DENVER - U.S. Immigration and Customs Enforcement (ICE) late on Friday deported a gang member wanted in Mexico for a 2009 murder and aggravated theft associated with the murder.
Ricardo Padilla-Chavez, 25, from Mexico, illegally re-entered the United States after ICE originally deported him on Jan. 30, 2007, as a convicted aggravated felon. He was convicted of felony burglary in Jefferson County, Colo., in August 2001, and was sentenced to serve 16 years in prison. Padilla-Chavez was paroled after serving only five years, and was turned over to ICE agents based on an ICE detainer.
ICE special agents and officers from Longmont Police Department arrested Padilla-Chavez on May 5. He was flown from Denver to Harlingen, Texas, on May 14. He was then transported to the Brownsville, Texas, port of entry and turned over to Mexican authorities at 8:30 p.m. at the border on the Matamoros Bridge.
"Working in partnership with many other law enforcement agencies, ICE agents used our unique law enforcement authorities to remove a convicted criminal alien and admitted gang member from our streets, and from our country," said John Longshore, field office director of the ICE Office of Detention and Removal Operations in Denver. "We prioritize our resources to target these criminal aliens who pose the greatest threat to public safety." Longshore oversees the states of Colorado and Wyoming.
ICE agents received the lead from the Colorado State Attorney General's Office on May 1 that Padilla-Chavez may be in the Longmont area living with his parents. The Colorado Attorney General's Office had received that information from Mexico's Attorney General's Office in Chihuahua, Mexico. Padilla-Chavez is wanted in Mexico for murdering a man in Chihuahua. Sergio Torres-Morales was reportedly murdered in April 2009 in a gang-style killing.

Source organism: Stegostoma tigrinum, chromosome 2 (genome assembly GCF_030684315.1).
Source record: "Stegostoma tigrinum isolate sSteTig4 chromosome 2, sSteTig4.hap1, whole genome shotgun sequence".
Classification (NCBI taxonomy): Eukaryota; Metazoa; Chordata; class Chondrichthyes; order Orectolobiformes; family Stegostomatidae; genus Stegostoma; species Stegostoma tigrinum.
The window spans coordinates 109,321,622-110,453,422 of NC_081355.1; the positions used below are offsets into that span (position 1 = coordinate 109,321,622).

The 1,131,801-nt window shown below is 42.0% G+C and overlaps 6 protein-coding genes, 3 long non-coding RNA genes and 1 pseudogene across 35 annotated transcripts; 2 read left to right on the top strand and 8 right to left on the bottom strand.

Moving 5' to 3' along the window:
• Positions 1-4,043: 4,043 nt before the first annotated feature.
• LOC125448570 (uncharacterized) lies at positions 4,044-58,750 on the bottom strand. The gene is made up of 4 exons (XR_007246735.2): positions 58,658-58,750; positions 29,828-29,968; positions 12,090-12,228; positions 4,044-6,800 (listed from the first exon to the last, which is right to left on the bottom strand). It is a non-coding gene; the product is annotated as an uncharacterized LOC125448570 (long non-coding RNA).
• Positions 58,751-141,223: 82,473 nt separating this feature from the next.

On March 29, 2008, the Guarantee Court of the District of Bravo, Ciudad Juarez, Chihuahua, Mexico, issued an arrest warrant for Padilla-Chavez charging him with aggravated theft and aggravated homicide. According to the Mexican arrest warrant, on Feb. 3, 2008, Padilla-Chavez and an accomplice allegedly broke into Sergio Torres-Morales' home through a bathroom window, shot and killed him, and transported his body to the house of Padilla-Chavez's grandmother, where they buried the body. Padilla-Chavez then returned to the victim's home with multiple accomplices and stole furniture and other property from the home.
After learning of the arrest warrant, ICE agents had a Longmont, Colo., residence under surveillance when Padilla-Chavez exited. ICE agents contacted the Longmont Police Department which conducted a traffic stop on the vehicle Padilla-Chavez was a passenger in. He was arrested without incident, and his identity was confirmed through law enforcement database fingerprints, and by Padilla-Chavez himself.
Padilla-Chavez could have been charged with re-entering the United States after being deported. As an alien who was previously deported as an aggravated felon, he could have faced up to 20 years, if convicted. Instead, ICE reinstated his original deportation orders, and worked with the Attorney General's Office in Chihuahua, Mexico, to return him to Mexican authorities to face murder charges.